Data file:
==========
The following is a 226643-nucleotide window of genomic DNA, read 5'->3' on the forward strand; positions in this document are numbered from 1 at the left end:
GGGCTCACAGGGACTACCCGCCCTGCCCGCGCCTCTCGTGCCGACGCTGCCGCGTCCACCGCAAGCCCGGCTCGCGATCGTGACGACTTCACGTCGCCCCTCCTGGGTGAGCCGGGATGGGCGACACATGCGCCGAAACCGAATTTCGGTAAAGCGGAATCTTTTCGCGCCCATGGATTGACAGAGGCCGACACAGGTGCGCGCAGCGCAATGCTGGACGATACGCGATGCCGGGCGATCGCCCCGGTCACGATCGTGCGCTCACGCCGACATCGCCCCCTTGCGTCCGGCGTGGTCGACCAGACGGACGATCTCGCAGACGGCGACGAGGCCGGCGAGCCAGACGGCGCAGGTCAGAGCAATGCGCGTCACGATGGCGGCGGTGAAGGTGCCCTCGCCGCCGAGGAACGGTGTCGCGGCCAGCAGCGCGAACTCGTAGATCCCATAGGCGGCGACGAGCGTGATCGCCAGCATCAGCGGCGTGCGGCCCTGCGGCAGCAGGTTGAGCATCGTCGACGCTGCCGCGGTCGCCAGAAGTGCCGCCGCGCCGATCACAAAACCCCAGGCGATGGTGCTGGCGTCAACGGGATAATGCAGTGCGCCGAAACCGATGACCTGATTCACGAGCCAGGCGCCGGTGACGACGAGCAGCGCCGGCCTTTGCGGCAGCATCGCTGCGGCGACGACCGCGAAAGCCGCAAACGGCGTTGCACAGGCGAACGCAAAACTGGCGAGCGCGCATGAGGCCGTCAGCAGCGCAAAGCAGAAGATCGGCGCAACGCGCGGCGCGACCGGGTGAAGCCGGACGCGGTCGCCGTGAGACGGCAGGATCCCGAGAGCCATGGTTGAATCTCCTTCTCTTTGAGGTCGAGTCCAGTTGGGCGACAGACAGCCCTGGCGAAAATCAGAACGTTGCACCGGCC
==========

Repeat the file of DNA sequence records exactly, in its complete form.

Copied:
The following is a 226643-nucleotide window of genomic DNA, read 5'->3' on the forward strand; positions in this document are numbered from 1 at the left end:
GGGCTCACAGGGACTACCCGCCCTGCCCGCGCCTCTCGTGCCGACGCTGCCGCGTCCACCGCAAGCCCGGCTCGCGATCGTGACGACTTCACGTCGCCCCTCCTGGGTGAGCCGGGATGGGCGACACATGCGCCGAAACCGAATTTCGGTAAAGCGGAATCTTTTCGCGCCCATGGATTGACAGAGGCCGACACAGGTGCGCGCAGCGCAATGCTGGACGATACGCGATGCCGGGCGATCGCCCCGGTCACGATCGTGCGCTCACGCCGACATCGCCCCCTTGCGTCCGGCGTGGTCGACCAGACGGACGATCTCGCAGACGGCGACGAGGCCGGCGAGCCAGACGGCGCAGGTCAGAGCAATGCGCGTCACGATGGCGGCGGTGAAGGTGCCCTCGCCGCCGAGGAACGGTGTCGCGGCCAGCAGCGCGAACTCGTAGATCCCATAGGCGGCGACGAGCGTGATCGCCAGCATCAGCGGCGTGCGGCCCTGCGGCAGCAGGTTGAGCATCGTCGACGCTGCCGCGGTCGCCAGAAGTGCCGCCGCGCCGATCACAAAACCCCAGGCGATGGTGCTGGCGTCAACGGGATAATGCAGTGCGCCGAAACCGATGACCTGATTCACGAGCCAGGCGCCGGTGACGACGAGCAGCGCCGGCCTTTGCGGCAGCATCGCTGCGGCGACGACCGCGAAAGCCGCAAACGGCGTTGCACAGGCGAACGCAAAACTGGCGAGCGCGCATGAGGCCGTCAGCAGCGCAAAGCAGAAGATCGGCGCAACGCGCGGCGCGACCGGGTGAAGCCGGACGCGGTCGCCGTGAGACGGCAGGATCCCGAGAGCCATGGTTGAATCTCCTTCTCTTTGAGGTCGAGTCCAGTTGGGCGACAGACAGCCCTGGCGAAAATCAGAACGTTGCACCGGCC